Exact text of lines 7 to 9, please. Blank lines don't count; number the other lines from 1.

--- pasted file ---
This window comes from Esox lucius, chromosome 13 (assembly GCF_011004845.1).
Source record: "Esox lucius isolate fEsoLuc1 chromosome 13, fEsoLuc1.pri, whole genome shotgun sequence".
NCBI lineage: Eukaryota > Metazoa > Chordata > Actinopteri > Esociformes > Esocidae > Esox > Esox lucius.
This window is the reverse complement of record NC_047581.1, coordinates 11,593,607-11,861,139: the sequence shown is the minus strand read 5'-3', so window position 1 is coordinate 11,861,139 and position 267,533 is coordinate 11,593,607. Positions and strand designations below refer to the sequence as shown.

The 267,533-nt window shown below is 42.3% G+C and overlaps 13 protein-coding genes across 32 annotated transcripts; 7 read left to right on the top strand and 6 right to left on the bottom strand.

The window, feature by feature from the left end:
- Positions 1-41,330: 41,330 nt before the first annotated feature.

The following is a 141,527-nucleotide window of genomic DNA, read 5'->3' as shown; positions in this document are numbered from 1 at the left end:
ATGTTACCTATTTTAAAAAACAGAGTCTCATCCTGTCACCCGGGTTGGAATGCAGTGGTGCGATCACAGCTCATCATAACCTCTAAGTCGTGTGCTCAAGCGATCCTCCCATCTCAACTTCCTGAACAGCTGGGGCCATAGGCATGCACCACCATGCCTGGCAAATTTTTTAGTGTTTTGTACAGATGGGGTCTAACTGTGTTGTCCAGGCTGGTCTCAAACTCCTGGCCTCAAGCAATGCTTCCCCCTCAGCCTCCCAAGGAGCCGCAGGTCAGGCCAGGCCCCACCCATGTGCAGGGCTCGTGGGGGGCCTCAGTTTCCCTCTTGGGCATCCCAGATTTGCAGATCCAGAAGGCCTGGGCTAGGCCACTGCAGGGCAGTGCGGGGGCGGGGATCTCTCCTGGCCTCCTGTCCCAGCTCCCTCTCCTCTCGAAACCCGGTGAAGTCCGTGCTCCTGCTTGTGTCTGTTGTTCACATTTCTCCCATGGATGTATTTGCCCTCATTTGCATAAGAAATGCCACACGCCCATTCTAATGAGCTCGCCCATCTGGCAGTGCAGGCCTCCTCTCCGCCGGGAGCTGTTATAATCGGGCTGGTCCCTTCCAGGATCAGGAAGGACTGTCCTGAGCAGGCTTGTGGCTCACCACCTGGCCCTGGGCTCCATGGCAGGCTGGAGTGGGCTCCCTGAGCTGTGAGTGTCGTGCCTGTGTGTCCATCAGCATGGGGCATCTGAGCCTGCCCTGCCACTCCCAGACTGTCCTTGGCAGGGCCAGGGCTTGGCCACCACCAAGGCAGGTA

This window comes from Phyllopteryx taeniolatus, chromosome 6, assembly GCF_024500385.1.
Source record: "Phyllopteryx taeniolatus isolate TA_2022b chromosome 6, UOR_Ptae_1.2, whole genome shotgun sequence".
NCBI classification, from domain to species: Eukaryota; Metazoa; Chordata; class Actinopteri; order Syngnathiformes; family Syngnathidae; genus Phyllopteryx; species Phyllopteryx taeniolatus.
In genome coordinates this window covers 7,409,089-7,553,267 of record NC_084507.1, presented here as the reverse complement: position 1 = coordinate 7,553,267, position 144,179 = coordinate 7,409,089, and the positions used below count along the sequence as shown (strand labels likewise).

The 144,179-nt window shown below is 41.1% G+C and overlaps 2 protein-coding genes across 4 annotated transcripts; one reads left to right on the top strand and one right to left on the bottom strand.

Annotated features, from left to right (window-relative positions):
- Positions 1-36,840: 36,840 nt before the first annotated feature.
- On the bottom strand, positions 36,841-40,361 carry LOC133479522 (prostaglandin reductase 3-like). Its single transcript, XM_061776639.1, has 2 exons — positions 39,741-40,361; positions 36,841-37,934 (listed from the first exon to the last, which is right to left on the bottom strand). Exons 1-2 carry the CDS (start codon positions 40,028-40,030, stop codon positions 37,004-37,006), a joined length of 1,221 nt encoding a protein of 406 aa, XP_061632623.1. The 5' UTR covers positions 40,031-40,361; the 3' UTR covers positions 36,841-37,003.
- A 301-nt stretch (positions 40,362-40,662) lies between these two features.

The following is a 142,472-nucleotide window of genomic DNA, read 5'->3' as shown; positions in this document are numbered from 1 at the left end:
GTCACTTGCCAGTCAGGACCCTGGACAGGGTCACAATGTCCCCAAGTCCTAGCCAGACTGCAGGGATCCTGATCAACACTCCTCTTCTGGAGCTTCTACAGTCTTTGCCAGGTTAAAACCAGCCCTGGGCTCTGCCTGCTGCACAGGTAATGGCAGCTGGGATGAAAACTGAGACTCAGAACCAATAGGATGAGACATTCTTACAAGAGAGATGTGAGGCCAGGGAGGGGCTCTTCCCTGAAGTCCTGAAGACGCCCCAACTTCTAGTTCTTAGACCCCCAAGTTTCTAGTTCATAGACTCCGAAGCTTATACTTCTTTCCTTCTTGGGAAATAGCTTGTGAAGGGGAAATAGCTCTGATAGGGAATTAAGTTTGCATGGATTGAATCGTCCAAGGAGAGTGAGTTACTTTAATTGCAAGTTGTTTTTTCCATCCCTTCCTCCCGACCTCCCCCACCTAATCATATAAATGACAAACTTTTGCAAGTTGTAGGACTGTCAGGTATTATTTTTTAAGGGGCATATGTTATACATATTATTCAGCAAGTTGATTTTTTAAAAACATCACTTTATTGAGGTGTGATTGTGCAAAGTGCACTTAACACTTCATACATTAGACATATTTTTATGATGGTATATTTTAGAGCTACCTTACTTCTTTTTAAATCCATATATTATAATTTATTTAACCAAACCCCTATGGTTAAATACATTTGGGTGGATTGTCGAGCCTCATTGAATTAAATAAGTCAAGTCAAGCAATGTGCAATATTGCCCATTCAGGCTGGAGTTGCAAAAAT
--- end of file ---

- Positions 1-41,330: 41,330 nt before the first annotated feature.

The following is a 141,527-nucleotide window of genomic DNA, read 5'->3' as shown; positions in this document are numbered from 1 at the left end:
ATGTTACCTATTTTAAAAAACAGAGTCTCATCCTGTCACCCGGGTTGGAATGCAGTGGTGCGATCACAGCTCATCATAACCTCTAAGTCGTGTGCTCAAGCGATCCTCCCATCTCAACTTCCTGAACAGCTGGGGCCATAGGCATGCACCACCATGCCTGGCAAATTTTTTAGTGTTTTGTACAGATGGGGTCTAACTGTGTTGTCCAGGCTGGTCTCAAACTCCTGGCCTCAAGCAATGCTTCCCCCTCAGCCTCCCAAGGAGCCGCAGGTCAGGCCAGGCCCCACCCATGTGCAGGGCTCGTGGGGGGCCTCAGTTTCCCTCTTGGGCATCCCAGATTTGCAGATCCAGAAGGCCTGGGCTAGGCCACTGCAGGGCAGTGCGGGGGCGGGGATCTCTCCTGGCCTCCTGTCCCAGCTCCCTCTCCTCTCGAAACCCGGTGAAGTCCGTGCTCCTGCTTGTGTCTGTTGTTCACATTTCTCCCATGGATGTATTTGCCCTCATTTGCATAAGAAATGCCACACGCCCATTCTAATGAGCTCGCCCATCTGGCAGTGCAGGCCTCCTCTCCGCCGGGAGCTGTTATAATCGGGCTGGTCCCTTCCAGGATCAGGAAGGACTGTCCTGAGCAGGCTTGTGGCTCACCACCTGGCCCTGGGCTCCATGGCAGGCTGGAGTGGGCTCCCTGAGCTGTGAGTGTCGTGCCTGTGTGTCCATCAGCATGGGGCATCTGAGCCTGCCCTGCCACTCCCAGACTGTCCTTGGCAGGGCCAGGGCTTGGCCACCACCAAGGCAGGTA